While Cold Day Memory is easily Sevendust’s most accomplished release in at least seven years, it wasn’t an easy album to create, especially for Lowery, who went above and beyond to prove himself. “I was second-guessing the hell out of myself and driving everyone else in the band crazy,” he says. “I was questioning whether everything I did was good enough. So, it was the hardest record for me because I was putting a lot of pressure on myself.”
Sevendust started working on Cold Day Memory at Room 56, their practice space in Atlanta in May 2009. With the help of Lowery’s brother Corey (Stereomud Dark New Day) who engineered and produced, Sevendust wrote a batch of high quality demos, including one, from which they procured the title of the album.
“It’s kind of funny because we were writing a song and I couldn’t come up with lyrics for the chorus,” says Lowery. “So I just threw in a bunch of words that sounded cool, and one of the phrases was ‘Cold Day Memory.’ We didn’t end up using the lyric, but when I came up with it I thought, ‘That sounds like a cool title for a record.’ So I put that back in my mental Rolodex. Then, when we were up in Chicago in the dead of winter, and it was such a dismal scene every day with the clouds, the snow and the rain, I started thinking back to that title, and I was like, ‘Man, that pretty much explains this whole experience.’”
In October 2009, Sevendust flew to Chicago to work on Cold Day Memory with producer Johnny K (Disturbed, Three Doors Down, Staind) at his Groovemaster Recording Studios. There, they spent three months reconfiguring their arrangements and fine-tuning their playing until the songs were tight and powerful.
“The schedule was brutal,” Witherspoon says. “We worked from 12 to 12 every day. We went through the works, but it went down really well. We did the vocals in this big booth that we built upstairs that overlooked the whole city, and along the way it became known as The Zone. And The Zone had rules. You weren’t allowed in there if you were too rambunctious. You couldn’t talk too much. It almost made me feel like when I was a wrestler in high school and you were going on deck. You were getting ready to go to The Zone to do your magic.”
More often than not, the vocal melodies and harmonies on the demos were different than those on the final takes. And the final takes were rarely the same as the 10 or 15 that preceded them. In the studio, Johnny K worked quickly, but he liked to examine multiple options from different angles.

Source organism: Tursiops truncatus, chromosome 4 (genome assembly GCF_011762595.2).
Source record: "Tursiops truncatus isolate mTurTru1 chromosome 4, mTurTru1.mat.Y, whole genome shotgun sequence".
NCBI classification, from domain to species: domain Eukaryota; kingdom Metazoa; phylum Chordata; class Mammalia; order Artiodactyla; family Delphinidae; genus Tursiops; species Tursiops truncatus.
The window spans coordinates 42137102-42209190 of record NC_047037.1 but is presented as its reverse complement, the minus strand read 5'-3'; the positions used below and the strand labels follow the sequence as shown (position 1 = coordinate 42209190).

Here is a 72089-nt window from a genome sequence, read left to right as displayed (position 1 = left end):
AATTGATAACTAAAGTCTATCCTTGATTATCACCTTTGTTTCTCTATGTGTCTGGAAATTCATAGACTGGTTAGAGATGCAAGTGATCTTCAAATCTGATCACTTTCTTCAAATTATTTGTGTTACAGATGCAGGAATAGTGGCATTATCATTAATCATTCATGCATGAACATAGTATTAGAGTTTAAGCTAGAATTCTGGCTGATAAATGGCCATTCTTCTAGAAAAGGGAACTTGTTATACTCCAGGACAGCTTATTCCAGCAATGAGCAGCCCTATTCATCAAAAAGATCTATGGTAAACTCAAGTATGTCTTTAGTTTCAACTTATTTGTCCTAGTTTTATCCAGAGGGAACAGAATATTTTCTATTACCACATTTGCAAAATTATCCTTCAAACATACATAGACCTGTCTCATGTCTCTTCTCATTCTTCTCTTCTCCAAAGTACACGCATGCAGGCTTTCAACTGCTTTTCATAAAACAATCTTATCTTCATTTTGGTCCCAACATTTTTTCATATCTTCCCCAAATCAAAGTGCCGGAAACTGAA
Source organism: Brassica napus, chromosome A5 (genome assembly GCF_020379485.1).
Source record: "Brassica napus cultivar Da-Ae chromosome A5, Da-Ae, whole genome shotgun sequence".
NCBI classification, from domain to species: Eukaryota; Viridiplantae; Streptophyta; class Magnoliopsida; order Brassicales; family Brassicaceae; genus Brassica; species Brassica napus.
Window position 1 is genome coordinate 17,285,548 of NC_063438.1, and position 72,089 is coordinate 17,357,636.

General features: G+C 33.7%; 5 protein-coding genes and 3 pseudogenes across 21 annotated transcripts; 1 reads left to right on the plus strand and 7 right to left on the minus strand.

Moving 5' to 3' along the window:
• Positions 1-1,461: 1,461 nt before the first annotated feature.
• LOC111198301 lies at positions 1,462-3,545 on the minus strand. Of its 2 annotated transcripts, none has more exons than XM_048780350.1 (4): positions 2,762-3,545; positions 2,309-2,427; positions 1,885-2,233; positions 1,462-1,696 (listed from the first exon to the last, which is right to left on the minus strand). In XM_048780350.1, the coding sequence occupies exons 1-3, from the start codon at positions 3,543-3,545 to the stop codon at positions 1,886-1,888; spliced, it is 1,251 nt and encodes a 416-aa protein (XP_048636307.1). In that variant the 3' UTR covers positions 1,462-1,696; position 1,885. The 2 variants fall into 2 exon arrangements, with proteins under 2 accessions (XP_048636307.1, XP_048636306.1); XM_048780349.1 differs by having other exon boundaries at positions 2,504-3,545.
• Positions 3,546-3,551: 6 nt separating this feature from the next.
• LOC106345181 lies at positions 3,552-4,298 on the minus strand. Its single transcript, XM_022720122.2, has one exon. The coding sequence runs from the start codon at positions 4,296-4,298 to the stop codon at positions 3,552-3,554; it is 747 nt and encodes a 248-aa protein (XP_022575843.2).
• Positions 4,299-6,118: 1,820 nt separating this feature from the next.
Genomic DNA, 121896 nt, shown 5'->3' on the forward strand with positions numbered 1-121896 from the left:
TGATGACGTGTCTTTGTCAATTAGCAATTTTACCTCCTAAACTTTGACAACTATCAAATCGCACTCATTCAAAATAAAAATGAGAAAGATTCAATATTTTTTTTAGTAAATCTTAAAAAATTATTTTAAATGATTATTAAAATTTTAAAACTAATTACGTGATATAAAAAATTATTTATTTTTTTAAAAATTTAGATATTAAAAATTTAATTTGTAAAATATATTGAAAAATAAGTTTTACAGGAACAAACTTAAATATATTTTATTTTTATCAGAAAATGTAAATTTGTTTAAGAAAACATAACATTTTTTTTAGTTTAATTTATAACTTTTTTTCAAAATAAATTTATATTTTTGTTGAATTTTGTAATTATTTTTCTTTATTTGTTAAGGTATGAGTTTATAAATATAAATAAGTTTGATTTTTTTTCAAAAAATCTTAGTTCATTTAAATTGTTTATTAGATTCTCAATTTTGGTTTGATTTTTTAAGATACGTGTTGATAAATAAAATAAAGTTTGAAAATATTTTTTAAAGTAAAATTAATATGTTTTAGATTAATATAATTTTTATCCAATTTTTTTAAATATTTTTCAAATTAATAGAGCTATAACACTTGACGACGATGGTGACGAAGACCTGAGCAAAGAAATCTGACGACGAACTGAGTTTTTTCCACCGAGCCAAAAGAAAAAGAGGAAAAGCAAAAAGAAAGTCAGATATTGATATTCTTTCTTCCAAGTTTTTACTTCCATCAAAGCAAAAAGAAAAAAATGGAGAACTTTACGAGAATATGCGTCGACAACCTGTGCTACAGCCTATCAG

“I tried a lot of different singing styles because we wanted to make sure we had a lot of things to choose from,” Witherspoon says. “But that was fun for me, man, and it felt like incredible conditioning because I was able to not only do vocals with Corey [Lowery], but then turn around and go back over those songs with Johnny K to tweak different things that he wanted to hear.”
All five band members contributed to the lyrics on Cold Day Memory, and the songs were works in progress up until the moment they were recorded. In the end, the band crafted songs that encapsulated their experiences with the world and one another. Witherspoon, who recently became a father, penned some lines about commitment and responsibility, while Rose, who was going through a painful divorce, wrote lyrics about heartbreak and disillusionment. “Unraveling,” which was co-written in Malibu, California by Lowery and Dave Bassett, is about the collapse of a relationship and “Confession” indirectly addresses Lowery quitting and returning to the band.
“Since we all write, it’s hard to tell exactly what each song is about, but we like to leave it up to the listeners to decide for themselves,” Rose says. “It’s funny because in the end you almost don’t know what you wrote. I remember telling [guitarist] John [Connolly] one time, ‘Dude, that was an amazing line you wrote,’ and he went, ‘What are you talking about? You wrote that.’”
Despite its unconventional creation, in the end, Cold Day Memory is a cohesive return to form that restores everything Sevendust pioneered and excelled at in the late ‘90s with the writing and playing chops the members have developed since then. Moreover, it’s a modern sounding disc that uses the latest technology to create timeless tunes.
“It just brings a more musical side back to us, but at a more seasoned level,” Witherspoon concludes. “I’m just glad we’re all back together like this. I feel like this is a great album, and it’s only the beginning of a lot more stuff to come.”